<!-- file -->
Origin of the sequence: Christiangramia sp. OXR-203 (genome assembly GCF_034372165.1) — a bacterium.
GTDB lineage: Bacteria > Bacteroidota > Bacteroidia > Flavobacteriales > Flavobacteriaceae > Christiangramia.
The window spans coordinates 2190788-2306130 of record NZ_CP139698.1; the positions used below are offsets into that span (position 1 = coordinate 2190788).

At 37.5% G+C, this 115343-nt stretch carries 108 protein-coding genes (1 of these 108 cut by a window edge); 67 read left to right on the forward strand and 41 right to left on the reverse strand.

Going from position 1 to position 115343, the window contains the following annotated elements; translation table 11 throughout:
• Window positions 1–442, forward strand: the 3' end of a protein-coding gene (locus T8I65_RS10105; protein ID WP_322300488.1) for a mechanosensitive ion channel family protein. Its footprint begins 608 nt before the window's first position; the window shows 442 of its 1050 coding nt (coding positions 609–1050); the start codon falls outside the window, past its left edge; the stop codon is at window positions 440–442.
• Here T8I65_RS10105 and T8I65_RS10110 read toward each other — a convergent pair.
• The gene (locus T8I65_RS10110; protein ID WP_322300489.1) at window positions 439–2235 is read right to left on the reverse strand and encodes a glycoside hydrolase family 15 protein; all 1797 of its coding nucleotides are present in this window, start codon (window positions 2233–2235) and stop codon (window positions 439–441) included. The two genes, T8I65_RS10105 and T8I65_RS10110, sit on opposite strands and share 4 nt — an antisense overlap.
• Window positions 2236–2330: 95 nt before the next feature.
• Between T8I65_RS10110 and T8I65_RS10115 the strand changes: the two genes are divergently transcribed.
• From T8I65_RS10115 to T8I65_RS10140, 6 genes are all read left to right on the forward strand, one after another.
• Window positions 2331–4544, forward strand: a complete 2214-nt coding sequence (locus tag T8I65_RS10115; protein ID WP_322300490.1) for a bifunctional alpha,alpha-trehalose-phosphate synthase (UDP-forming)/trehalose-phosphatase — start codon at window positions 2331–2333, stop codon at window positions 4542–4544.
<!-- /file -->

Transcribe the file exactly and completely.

Origin of the sequence: Christiangramia sp. OXR-203 (genome assembly GCF_034372165.1) — a bacterium.
GTDB lineage: Bacteria > Bacteroidota > Bacteroidia > Flavobacteriales > Flavobacteriaceae > Christiangramia.
The window spans coordinates 2190788-2306130 of record NZ_CP139698.1; the positions used below are offsets into that span (position 1 = coordinate 2190788).

At 37.5% G+C, this 115343-nt stretch carries 108 protein-coding genes (1 of these 108 cut by a window edge); 67 read left to right on the forward strand and 41 right to left on the reverse strand.

Going from position 1 to position 115343, the window contains the following annotated elements; translation table 11 throughout:
• Window positions 1–442, forward strand: the 3' end of a protein-coding gene (locus T8I65_RS10105; protein ID WP_322300488.1) for a mechanosensitive ion channel family protein. Its footprint begins 608 nt before the window's first position; the window shows 442 of its 1050 coding nt (coding positions 609–1050); the start codon falls outside the window, past its left edge; the stop codon is at window positions 440–442.
• Here T8I65_RS10105 and T8I65_RS10110 read toward each other — a convergent pair.
• The gene (locus T8I65_RS10110; protein ID WP_322300489.1) at window positions 439–2235 is read right to left on the reverse strand and encodes a glycoside hydrolase family 15 protein; all 1797 of its coding nucleotides are present in this window, start codon (window positions 2233–2235) and stop codon (window positions 439–441) included. The two genes, T8I65_RS10105 and T8I65_RS10110, sit on opposite strands and share 4 nt — an antisense overlap.
• Window positions 2236–2330: 95 nt before the next feature.
• Between T8I65_RS10110 and T8I65_RS10115 the strand changes: the two genes are divergently transcribed.
• From T8I65_RS10115 to T8I65_RS10140, 6 genes are all read left to right on the forward strand, one after another.
• Window positions 2331–4544, forward strand: a complete 2214-nt coding sequence (locus tag T8I65_RS10115; protein ID WP_322300490.1) for a bifunctional alpha,alpha-trehalose-phosphate synthase (UDP-forming)/trehalose-phosphatase — start codon at window positions 2331–2333, stop codon at window positions 4542–4544.